“Rules?” – The Role of Data Governance in Business Rules
By Anne Smith
Over the past five-ten years, most business leaders have seen that data is a critical asset, but they have struggled to implement effective management of this asset; valuation of it has been even more elusive. Without oversight and valuation, it becomes extremely difficult for an organization to use their data to make informed decisions. Data that does not conform to any standards of quality, consistency or sharability is not valuable, and decisions made based on ungoverned data can be problematic.
Ensuring that an organization’s data “conforms to standards of quality, consistency and sharability” is the role of a data governance program and the responsibility of the data stewards. However, what “standards” should be applied? Can including the development of business rules in the responsibilities of data stewards contribute to the formation of an organization’s standards?
A business rule, as defined by the Business Rules Group, is a statement that defines or constrains some aspect of the business. A business rule is intended to identify business structure or to control or influence the behavior of the organization. Like a data element, a real business rule is atomic – meaning it cannot be broken down further.
Why should data stewards be concerned about business rules? A business rule expresses actions and constraints on specific data used by the organization and the state of being for the data and its activities (creating, updating, deleting, and distributing). Many actions that are performed against and with data are based on the implementation of a business rule. Including the development of business rules into the responsibilities of data stewards is a logical progression of the fact that data exists for and because of these rules, and the rules should be governed just as the data is managed. However, business rules are not procedures, since they do not describe the steps to be taken to accomplish the transition to the state described by the rule (Business Rules Group “First Paper”, 2001).
Some organizations concentrate on system-oriented business rules, since these can be modeled and defined using application meta data and any available process documentation. However, restricting the scope to system-oriented rules limits the effectiveness of a business rules project since many applications instantiate outdated business rules. Since there is a lack of current documentation on business (not technical) processes at many organizations, it becomes imperative that data stewards define the rules that surround the data when they create and define data.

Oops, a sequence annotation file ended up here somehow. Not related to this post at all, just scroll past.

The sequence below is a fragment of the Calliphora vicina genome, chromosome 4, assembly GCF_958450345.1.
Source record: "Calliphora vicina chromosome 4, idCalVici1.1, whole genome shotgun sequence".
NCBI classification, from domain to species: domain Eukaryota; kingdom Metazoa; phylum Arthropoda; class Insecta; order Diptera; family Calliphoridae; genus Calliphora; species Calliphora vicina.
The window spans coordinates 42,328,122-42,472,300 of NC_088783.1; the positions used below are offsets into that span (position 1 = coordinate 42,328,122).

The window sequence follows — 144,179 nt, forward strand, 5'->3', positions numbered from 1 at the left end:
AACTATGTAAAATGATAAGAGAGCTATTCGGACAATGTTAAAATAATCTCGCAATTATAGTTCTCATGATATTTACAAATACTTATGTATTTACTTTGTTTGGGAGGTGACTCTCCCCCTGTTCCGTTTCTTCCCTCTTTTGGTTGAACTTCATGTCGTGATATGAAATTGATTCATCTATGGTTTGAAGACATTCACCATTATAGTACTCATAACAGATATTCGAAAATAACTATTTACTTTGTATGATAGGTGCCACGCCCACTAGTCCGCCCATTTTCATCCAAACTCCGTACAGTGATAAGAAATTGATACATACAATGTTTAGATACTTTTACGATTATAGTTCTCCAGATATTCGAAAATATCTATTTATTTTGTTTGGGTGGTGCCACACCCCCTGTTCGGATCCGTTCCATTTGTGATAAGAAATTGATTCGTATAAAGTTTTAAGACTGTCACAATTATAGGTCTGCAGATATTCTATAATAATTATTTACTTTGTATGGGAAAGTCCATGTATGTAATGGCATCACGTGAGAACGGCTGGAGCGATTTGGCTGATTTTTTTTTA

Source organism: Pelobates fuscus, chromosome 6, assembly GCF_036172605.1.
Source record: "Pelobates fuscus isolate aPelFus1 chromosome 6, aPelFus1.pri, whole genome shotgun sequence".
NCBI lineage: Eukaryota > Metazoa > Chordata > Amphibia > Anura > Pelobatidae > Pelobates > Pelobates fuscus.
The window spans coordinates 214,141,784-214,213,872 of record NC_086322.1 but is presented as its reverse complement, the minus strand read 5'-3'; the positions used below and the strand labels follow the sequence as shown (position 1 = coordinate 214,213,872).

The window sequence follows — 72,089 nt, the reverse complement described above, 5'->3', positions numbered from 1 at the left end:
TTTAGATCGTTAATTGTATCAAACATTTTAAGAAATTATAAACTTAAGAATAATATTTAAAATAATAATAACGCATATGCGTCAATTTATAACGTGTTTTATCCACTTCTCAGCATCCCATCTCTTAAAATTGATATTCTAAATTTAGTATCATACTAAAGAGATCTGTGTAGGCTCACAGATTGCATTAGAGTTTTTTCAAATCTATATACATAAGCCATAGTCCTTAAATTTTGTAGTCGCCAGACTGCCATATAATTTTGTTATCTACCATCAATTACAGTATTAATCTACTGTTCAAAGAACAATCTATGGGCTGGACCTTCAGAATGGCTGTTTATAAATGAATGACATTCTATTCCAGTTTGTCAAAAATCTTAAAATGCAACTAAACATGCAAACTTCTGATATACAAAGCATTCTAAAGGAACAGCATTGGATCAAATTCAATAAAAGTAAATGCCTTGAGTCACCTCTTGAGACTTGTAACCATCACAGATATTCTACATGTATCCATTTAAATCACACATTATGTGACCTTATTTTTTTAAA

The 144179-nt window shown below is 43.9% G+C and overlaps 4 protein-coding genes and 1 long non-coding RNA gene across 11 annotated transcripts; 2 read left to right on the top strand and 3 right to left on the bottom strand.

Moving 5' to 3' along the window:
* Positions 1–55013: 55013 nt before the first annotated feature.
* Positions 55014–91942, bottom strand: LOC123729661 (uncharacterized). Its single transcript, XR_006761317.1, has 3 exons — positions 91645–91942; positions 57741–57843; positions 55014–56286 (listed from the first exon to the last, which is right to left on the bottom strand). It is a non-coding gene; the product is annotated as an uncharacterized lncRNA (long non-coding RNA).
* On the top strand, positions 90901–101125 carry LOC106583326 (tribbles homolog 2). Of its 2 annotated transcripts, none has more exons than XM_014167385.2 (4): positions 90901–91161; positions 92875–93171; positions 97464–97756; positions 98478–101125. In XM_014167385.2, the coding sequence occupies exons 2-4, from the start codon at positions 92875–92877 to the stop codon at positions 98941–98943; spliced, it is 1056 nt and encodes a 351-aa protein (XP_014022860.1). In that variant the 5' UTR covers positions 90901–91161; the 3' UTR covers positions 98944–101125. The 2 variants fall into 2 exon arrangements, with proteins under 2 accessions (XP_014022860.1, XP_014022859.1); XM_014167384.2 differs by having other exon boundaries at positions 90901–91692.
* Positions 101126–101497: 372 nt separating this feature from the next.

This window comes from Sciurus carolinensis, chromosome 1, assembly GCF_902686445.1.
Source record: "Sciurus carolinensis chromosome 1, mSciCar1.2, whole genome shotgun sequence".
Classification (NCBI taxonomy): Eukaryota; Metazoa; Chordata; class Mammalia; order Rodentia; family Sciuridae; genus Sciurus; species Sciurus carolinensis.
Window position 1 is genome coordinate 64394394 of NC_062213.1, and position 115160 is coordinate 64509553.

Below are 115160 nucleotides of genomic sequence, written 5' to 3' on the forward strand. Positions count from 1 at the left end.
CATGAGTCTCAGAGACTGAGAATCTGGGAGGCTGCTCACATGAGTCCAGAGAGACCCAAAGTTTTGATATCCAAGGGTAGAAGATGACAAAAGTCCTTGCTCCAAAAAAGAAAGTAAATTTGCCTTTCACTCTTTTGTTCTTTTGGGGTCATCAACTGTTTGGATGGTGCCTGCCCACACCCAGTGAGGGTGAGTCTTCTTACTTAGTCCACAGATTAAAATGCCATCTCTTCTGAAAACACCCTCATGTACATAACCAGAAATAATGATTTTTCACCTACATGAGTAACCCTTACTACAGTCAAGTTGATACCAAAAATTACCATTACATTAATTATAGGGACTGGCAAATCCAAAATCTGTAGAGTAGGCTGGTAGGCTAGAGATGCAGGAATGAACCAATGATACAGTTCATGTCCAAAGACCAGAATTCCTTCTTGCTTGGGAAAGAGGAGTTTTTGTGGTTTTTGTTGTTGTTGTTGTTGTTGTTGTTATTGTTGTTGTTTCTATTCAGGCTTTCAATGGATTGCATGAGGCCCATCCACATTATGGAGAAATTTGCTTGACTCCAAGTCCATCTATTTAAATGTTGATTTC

If an organization wishes to incorporate business rule development and documentation into its data stewardship efforts, here are some points to consider:
- Focus on the major business activities of each subject area to discover the currently relevant and foremost business rules
- Include the examination of business rules that use human judgment as well as system activities, so that the rules document actions that are not limited by what an application does (“business” rules)
- Examine current workflows, processes and new activities to discover essential business rules that may have been hidden
- Review the process for defining, maintaining and enforcing business rules
- Identify other practices within the organization that create business rules (e.g., mandates, policies, guidelines, etc.)
- Identify a process for retiring ineffective or outdated business rules and the documentation of this change
- Develop basic business rules during any data definition effort, recording the rules and the associated meta data, building from known and established rules to articulating new (or undefined) business rules.
Business rules can appear in many forms, and it is important for data stewards and data governance professionals to recognize each way that an organization can create a rule formally and informally. Many rules have evolved and were never stated explicitly, but they are still business rules that will affect the data and activities of the organization. This creates a challenge for data stewards, but the identification and documentation of appropriate business rules as part of the stewardship responsibilities can contribute to the success of a data governance program by providing a framework for the data that the stewards govern.
About the Author
Anne Marie Smith is a leading consultant in Information Management and is a frequent contributor to various IS publications. Anne Marie has over 20 years experience in information management for several corporate entities and has successfully led the development of data resource management departments within corporations and consulting organizations. Anne Marie is active in the local chapter of DAMA and serves on the board of directors of DAMA International, and is an advisor to the DM Forum. She has been an instructor of Management Information Systems (MIS) with Philadelphia, PA area colleges and universities. Anne Marie has taught topics such as: data stewardship and governance, data warehousing, business requirements gathering and analysis, metadata management and metadata strategy, information systems and data warehouse project management. Anne Marie’s areas of consulting expertise include metadata management including data stewardship and governance, information systems planning, systems analysis and design, project management, data warehouse systems assessment and development, information systems process improvement and information resource management/data resource management. Anne Marie holds the degrees Bachelor of Arts and a Master's of Business Administration in Management Information Systems from La Salle University; she has earned a PhD in MIS at Northcentral University. She is a certified logical data and process modeler and holds project management certification. Anne Marie can be reached at firstname.lastname@example.org